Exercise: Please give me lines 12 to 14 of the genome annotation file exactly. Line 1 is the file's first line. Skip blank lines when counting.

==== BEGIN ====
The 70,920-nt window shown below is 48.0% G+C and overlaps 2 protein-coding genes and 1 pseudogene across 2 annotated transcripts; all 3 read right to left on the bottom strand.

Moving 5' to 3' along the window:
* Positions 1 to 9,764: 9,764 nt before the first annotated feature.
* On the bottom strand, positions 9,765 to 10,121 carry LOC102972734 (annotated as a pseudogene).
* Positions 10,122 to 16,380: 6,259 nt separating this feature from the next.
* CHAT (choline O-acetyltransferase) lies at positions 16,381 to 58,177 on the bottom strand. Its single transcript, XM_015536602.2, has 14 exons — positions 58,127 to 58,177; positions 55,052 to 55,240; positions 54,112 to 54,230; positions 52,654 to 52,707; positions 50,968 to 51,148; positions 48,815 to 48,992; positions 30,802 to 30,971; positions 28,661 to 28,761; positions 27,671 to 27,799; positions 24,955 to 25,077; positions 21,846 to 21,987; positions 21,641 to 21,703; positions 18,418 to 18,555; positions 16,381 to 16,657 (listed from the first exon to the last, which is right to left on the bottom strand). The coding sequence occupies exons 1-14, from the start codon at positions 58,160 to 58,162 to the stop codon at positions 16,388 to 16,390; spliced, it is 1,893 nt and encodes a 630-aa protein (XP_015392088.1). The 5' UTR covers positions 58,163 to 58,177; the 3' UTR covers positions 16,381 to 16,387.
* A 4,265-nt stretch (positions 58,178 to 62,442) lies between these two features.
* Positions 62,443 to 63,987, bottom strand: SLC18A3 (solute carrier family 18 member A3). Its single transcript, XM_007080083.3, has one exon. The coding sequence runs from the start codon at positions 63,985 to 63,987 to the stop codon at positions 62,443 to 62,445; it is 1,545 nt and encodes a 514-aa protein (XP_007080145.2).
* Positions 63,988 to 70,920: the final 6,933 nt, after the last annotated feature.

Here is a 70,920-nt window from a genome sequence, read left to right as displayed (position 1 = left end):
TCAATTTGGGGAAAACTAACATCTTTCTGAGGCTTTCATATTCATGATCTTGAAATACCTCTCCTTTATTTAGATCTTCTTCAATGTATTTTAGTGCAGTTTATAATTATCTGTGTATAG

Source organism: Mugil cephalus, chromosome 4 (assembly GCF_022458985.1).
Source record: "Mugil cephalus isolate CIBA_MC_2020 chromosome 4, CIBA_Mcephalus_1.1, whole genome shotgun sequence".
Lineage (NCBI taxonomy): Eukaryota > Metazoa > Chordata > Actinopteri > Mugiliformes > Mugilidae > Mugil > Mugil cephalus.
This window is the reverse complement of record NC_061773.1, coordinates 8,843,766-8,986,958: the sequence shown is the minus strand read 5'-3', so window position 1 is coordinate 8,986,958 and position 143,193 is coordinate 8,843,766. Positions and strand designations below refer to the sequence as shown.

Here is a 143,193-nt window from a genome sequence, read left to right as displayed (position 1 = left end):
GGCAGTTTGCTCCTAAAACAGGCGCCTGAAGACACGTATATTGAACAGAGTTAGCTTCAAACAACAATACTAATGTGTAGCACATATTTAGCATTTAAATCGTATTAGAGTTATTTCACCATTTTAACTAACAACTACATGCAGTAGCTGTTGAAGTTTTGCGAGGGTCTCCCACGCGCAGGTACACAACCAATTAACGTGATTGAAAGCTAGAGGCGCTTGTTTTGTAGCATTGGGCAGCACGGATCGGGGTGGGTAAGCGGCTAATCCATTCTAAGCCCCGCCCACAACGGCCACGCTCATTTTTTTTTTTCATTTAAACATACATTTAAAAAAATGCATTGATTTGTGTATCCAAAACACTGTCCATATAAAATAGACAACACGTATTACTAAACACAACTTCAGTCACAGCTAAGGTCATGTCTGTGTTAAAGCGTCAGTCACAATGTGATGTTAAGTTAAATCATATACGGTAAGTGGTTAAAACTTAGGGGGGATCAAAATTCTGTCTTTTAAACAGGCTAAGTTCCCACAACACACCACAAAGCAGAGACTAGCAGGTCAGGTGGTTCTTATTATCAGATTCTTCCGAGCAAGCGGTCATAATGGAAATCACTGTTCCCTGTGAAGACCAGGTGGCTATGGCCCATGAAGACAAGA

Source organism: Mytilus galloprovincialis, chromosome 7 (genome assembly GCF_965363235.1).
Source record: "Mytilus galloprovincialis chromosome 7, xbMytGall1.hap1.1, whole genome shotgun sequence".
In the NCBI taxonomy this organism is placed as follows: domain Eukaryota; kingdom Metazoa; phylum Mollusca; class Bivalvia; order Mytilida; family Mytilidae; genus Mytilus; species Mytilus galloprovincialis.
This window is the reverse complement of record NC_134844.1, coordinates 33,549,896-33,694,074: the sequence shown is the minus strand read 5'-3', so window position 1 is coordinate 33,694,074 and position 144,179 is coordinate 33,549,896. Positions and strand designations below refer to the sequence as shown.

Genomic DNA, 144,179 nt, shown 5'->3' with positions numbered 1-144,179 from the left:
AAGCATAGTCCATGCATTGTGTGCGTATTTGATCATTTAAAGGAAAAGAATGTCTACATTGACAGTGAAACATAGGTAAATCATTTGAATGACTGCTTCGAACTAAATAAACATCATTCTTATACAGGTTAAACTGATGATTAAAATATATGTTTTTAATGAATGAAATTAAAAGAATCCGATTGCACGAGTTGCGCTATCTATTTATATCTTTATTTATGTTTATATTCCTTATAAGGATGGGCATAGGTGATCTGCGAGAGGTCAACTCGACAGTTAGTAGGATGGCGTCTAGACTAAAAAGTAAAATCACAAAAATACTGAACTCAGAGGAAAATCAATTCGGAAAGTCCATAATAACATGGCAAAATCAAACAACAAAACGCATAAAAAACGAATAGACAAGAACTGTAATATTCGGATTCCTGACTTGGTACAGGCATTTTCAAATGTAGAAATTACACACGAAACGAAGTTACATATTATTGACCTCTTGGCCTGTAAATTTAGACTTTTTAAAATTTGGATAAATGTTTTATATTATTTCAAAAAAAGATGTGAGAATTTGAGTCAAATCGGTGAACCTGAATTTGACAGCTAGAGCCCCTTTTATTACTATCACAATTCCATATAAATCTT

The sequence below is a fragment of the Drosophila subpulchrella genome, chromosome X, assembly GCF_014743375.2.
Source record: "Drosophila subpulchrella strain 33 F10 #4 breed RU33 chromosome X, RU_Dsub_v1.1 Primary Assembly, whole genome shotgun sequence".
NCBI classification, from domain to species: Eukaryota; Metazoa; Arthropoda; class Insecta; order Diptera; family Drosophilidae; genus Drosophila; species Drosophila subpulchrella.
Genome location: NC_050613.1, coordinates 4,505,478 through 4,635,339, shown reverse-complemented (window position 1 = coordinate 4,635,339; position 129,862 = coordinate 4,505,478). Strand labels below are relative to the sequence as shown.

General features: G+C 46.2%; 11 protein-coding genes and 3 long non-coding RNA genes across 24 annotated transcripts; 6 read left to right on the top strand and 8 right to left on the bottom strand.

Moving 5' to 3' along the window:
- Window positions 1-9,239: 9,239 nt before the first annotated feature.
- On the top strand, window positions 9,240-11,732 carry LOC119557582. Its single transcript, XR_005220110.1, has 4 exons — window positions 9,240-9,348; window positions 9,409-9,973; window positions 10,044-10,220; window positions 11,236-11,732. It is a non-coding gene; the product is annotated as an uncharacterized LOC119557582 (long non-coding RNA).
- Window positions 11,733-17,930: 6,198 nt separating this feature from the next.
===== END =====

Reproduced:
Source organism: Mugil cephalus, chromosome 4 (assembly GCF_022458985.1).
Source record: "Mugil cephalus isolate CIBA_MC_2020 chromosome 4, CIBA_Mcephalus_1.1, whole genome shotgun sequence".
Lineage (NCBI taxonomy): Eukaryota > Metazoa > Chordata > Actinopteri > Mugiliformes > Mugilidae > Mugil > Mugil cephalus.